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Different points of view

where are we today?

Yesterday, we focused on collecting instruments used to measure the ice sheet's motion, lake water levels, and surrounding air temperatures. Today, the focus was on ground-truthing—using our eyes and cameras to record things that we can't see with a seismic record, thermometer, or even with satellite images. The easiest way to investigate the ice sheet is by walking around and recording what we see. The team also flew helicopter surveys to see the ice from above. And for an even broader view, we have images of the lakes recorded from space satellites.

When the helicopter returned this morning, I joined the science team on an hour-long aerial survey of 20 nearby lakes. The perspective immediately allowed us to do things we can’t from ground—look at water levels in the lakes and count the number of channels flowing into the lakes. The weather cleared during the survey, and we soaked in magnificent views of the glacial lakes—some full, some empty, some draining.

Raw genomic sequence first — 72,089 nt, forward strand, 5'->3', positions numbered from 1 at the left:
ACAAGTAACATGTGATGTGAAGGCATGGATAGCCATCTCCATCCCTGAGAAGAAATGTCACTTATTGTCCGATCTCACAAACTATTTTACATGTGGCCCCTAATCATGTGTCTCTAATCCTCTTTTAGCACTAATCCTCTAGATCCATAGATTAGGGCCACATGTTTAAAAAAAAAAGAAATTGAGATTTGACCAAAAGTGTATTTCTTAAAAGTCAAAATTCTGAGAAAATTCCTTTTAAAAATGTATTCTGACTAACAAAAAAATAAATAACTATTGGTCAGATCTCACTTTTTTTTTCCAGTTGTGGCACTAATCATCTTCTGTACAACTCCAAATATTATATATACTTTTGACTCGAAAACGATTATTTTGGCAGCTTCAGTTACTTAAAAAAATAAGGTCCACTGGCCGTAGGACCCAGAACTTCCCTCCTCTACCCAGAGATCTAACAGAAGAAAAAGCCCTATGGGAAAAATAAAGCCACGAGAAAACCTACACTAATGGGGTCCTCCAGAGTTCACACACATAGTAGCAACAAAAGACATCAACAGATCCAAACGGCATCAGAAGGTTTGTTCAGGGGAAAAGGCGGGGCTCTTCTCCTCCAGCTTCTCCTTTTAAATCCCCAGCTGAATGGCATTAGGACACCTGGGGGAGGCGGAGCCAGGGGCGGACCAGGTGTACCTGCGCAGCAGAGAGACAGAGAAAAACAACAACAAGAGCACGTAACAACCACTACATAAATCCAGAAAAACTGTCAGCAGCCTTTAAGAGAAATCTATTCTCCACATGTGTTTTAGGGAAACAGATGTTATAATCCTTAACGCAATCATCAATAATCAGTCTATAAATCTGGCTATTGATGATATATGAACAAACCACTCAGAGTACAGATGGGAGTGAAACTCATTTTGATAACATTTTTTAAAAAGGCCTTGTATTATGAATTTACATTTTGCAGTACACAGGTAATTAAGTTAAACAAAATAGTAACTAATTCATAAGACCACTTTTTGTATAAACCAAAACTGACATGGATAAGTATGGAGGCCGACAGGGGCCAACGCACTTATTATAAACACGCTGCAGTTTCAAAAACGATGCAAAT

The helicopter brought temporary visitors Mary Miller and Lisa Strong-Aufhauser from the Exploratorium museum in San Francisco. They are interviewing scientists in the field for their National Science Foundation-funded project “Ice Stories.” Their interviews with us will be available at

Read on about our adventure in the slideshow below. Can't see the slideshow? Get the Flash plug in »

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